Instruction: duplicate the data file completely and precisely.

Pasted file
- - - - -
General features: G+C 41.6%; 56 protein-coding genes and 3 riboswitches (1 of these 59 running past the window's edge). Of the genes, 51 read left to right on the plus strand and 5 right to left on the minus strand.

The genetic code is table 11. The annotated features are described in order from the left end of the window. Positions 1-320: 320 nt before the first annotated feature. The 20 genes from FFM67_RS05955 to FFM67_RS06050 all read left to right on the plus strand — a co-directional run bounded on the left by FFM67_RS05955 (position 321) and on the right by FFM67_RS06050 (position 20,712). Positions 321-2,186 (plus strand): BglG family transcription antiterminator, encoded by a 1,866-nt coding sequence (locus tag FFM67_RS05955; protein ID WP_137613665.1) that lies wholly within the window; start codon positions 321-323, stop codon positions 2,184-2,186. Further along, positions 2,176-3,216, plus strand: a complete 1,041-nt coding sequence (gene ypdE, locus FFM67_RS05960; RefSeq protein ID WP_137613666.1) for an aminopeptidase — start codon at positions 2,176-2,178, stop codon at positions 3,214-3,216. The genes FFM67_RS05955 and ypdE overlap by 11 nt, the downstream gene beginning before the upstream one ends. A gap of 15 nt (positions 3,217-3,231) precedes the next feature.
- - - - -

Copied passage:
General features: G+C 41.6%; 56 protein-coding genes and 3 riboswitches (1 of these 59 running past the window's edge). Of the genes, 51 read left to right on the plus strand and 5 right to left on the minus strand.

The genetic code is table 11. The annotated features are described in order from the left end of the window. Positions 1-320: 320 nt before the first annotated feature. The 20 genes from FFM67_RS05955 to FFM67_RS06050 all read left to right on the plus strand — a co-directional run bounded on the left by FFM67_RS05955 (position 321) and on the right by FFM67_RS06050 (position 20,712). Positions 321-2,186 (plus strand): BglG family transcription antiterminator, encoded by a 1,866-nt coding sequence (locus tag FFM67_RS05955; protein ID WP_137613665.1) that lies wholly within the window; start codon positions 321-323, stop codon positions 2,184-2,186. Further along, positions 2,176-3,216, plus strand: a complete 1,041-nt coding sequence (gene ypdE, locus FFM67_RS05960; RefSeq protein ID WP_137613666.1) for an aminopeptidase — start codon at positions 2,176-2,178, stop codon at positions 3,214-3,216. The genes FFM67_RS05955 and ypdE overlap by 11 nt, the downstream gene beginning before the upstream one ends. A gap of 15 nt (positions 3,217-3,231) precedes the next feature.